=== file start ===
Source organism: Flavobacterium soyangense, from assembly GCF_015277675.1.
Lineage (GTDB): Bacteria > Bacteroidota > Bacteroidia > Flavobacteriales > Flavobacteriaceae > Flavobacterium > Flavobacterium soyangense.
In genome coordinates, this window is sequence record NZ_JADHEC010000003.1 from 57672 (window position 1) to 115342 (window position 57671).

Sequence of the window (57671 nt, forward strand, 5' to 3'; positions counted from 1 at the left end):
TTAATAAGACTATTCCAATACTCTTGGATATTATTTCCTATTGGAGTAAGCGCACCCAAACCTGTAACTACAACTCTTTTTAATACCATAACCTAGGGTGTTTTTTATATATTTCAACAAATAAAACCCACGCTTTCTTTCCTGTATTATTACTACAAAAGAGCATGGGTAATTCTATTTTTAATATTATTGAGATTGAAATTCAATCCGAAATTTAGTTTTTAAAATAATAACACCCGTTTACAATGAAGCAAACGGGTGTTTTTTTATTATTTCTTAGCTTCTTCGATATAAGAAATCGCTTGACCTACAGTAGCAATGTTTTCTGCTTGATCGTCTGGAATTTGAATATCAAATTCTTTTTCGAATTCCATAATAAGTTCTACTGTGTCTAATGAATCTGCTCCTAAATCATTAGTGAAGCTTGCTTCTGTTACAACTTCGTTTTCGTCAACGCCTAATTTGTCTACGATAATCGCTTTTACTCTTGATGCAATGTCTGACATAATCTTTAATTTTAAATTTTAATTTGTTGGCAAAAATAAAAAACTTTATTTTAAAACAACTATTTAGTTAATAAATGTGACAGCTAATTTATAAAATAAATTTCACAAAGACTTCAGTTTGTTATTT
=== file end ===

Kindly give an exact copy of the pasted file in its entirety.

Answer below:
Source organism: Flavobacterium soyangense, from assembly GCF_015277675.1.
Lineage (GTDB): Bacteria > Bacteroidota > Bacteroidia > Flavobacteriales > Flavobacteriaceae > Flavobacterium > Flavobacterium soyangense.
In genome coordinates, this window is sequence record NZ_JADHEC010000003.1 from 57672 (window position 1) to 115342 (window position 57671).

Sequence of the window (57671 nt, forward strand, 5' to 3'; positions counted from 1 at the left end):
TTAATAAGACTATTCCAATACTCTTGGATATTATTTCCTATTGGAGTAAGCGCACCCAAACCTGTAACTACAACTCTTTTTAATACCATAACCTAGGGTGTTTTTTATATATTTCAACAAATAAAACCCACGCTTTCTTTCCTGTATTATTACTACAAAAGAGCATGGGTAATTCTATTTTTAATATTATTGAGATTGAAATTCAATCCGAAATTTAGTTTTTAAAATAATAACACCCGTTTACAATGAAGCAAACGGGTGTTTTTTTATTATTTCTTAGCTTCTTCGATATAAGAAATCGCTTGACCTACAGTAGCAATGTTTTCTGCTTGATCGTCTGGAATTTGAATATCAAATTCTTTTTCGAATTCCATAATAAGTTCTACTGTGTCTAATGAATCTGCTCCTAAATCATTAGTGAAGCTTGCTTCTGTTACAACTTCGTTTTCGTCAACGCCTAATTTGTCTACGATAATCGCTTTTACTCTTGATGCAATGTCTGACATAATCTTTAATTTTAAATTTTAATTTGTTGGCAAAAATAAAAAACTTTATTTTAAAACAACTATTTAGTTAATAAATGTGACAGCTAATTTATAAAATAAATTTCACAAAGACTTCAGTTTGTTATTT